Living organisms are continuously exposed to environmental stress from sources such as toxic compounds, radiation, and high temperatures. During evolution, they have adapted to the specific environment in which they live and have learned to protect themselves against sources of stress by developing resistance mechanisms. One well-known class of toxic products is heavy metals that, although naturally occurring in the environment, may be released in huge quantities through anthropogenic processes.

Cupriavidus metallidurans CH34 is a bacterium that is resistant to high concentrations of many heavy metals and is a model for studying metal resistance mechanisms in microorganisms. Copper resistance of C. metallidurans CH34 involves more than 19 proteins. One of these is the metallochaperone CopK, a small periplasmic protein that is found in significant amounts under copper stress. We have previously determined the solution structure of apo-CopK [1] which has been shown to bind Cu(I) and Cu(II) in a cooperative way [2]. Recently, we determined the solution structure of the Cu(I)-bound CopK protein and characterised its Cu(I) binding site. A thus far unique Cu(I) ligand sphere, formed by four thioether groups belonging to four methionines from the same protein chain, was discovered.

Fig. 118: Solution structure of Cu(I)-CopK. The four methionines forming the Cu(I)-site are shown in detail, with the sulphur atoms and the Cu(I) ion depicted as yellow and green spheres respectively. The structure of apo-CopK is shown in light grey for comparison. XAS data: EXAFS Fourier transform of Cu(I)-CopK. Experimental data are shown in black, continuous lines, and simulations in magenta (modulus part) and cyan (imaginary part). NMR data: Comparison of the methionine-CH3 region of 1H,13C-HSQC spectra acquired on the apo protein (black) and Cu(I)-CopK (red). Peaks are annotated with the residue numbers. M28, M38, M44 and M54 form the Cu(I)-site.

The three-dimensional structure of CopK was determined from NMR data (Figure 118). However, the Cu(I) ion is NMR-silent and no geometric information on the metal site could be obtained. A cryo-cooled protein solution containing Cu(I)-CopK was therefore studied by XAS, and spectra around the Cu K-absorption edge collected on the BM30B (FAME) beamline. The resulting XANES and EXAFS spectra were in accordance with a coordination sphere formed by four sulphur atoms and the fit of the EXAFS data suggested a Cu(I)-S distance of 2.31 Å, a value typical for tetragonal sites. This result was surprising as in most small periplasmic bacterial Cu(I)-binding metallochaperones, Cu(I) is bound in trigonal sites by a combination of sulphur and nitrogen ligands. In addition, a tetrathioether Cu(I) site has so far only been observed in a single protein in which the Cu(I) ion belongs to a copper-molybdenum (MoS2CuS2Mo) cluster. Our findings were further corroborated by the observation of chemical shift differences in 1H-13C correlation NMR spectra occurring upon Cu(I)-binding. Four peaks, corresponding to methionine methyl groups were significantly affected by the addition of Cu(I) to the protein. This observation suggests that the chemical shift of these carbons allows the detection of methionine-bound Cu(I) and thus the sequence-specific identification of the Cu(I) ligands.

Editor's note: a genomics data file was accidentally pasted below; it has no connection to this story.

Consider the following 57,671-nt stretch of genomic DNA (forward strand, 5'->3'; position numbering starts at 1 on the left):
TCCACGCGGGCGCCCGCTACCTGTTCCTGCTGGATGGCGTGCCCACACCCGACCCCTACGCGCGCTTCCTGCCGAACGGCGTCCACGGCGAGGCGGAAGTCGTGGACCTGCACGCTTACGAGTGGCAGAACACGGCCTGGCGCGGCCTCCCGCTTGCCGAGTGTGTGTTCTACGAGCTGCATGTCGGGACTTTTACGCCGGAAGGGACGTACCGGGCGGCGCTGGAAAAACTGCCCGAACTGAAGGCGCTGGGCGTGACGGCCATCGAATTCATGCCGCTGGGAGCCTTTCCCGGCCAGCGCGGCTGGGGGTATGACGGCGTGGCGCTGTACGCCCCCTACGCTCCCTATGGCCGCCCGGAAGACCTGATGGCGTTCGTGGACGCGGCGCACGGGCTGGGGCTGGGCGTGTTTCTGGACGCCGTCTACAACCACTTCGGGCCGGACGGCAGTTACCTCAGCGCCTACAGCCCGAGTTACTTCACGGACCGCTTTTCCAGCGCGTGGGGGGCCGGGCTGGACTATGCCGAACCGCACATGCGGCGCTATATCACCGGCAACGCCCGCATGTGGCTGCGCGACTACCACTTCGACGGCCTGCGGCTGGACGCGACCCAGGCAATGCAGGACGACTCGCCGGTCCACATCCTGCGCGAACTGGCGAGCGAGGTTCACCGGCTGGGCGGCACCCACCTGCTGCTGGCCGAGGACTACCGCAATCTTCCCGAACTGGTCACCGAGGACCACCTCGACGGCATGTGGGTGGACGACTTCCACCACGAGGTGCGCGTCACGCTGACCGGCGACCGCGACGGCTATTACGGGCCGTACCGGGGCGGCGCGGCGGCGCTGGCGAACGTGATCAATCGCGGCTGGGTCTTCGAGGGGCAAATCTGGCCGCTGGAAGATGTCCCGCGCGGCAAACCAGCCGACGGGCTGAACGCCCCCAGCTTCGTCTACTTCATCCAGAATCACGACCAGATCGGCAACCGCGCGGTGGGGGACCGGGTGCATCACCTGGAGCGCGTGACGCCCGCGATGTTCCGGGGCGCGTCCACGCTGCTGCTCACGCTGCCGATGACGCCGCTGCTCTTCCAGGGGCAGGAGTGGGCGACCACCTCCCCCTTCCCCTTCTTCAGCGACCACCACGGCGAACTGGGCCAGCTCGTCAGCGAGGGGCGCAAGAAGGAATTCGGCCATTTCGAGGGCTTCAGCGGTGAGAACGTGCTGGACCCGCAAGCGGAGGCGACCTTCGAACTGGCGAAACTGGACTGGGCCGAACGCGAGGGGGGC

The structure of Cu(I)-CopK bridges the gap between what was previously known on the Cu(I)/Cu(II)-binding cooperativity and the structures of CopK previously reported. Accommodation of Cu(I) in the tetrathioether site is associated with an important conformational change of the C-terminal region of CopK. We propose that this reorientation is also required for the formation of the Cu(II)-specific site, a hypothesis consistent with the much higher Cu(II) affinity of Cu(I)-CopK compared to apo-CopK.


Principal publication and authors

G. Sarret (a), A. Favier (b), J. Covès (b), J.-L. Hazemann (c), M. Mergeay (d) and B. Bersch (b), J. Am. Chem. Soc. 132, 3770–3777 (2010).
(a) LGIT, Grenoble (France).
(b) Institut de Biologie Structurale, Grenoble (France).
(c) Institut Néel, Grenoble (France).
(d) SCK-CEN, Mol (Belgium)


[1] B. Bersch et al., J. Mol. Biol. 380, 386-403 (2008).
[2] L.X. Chong et al., J. Am. Chem. Soc. 131, 3549-3564 (2009).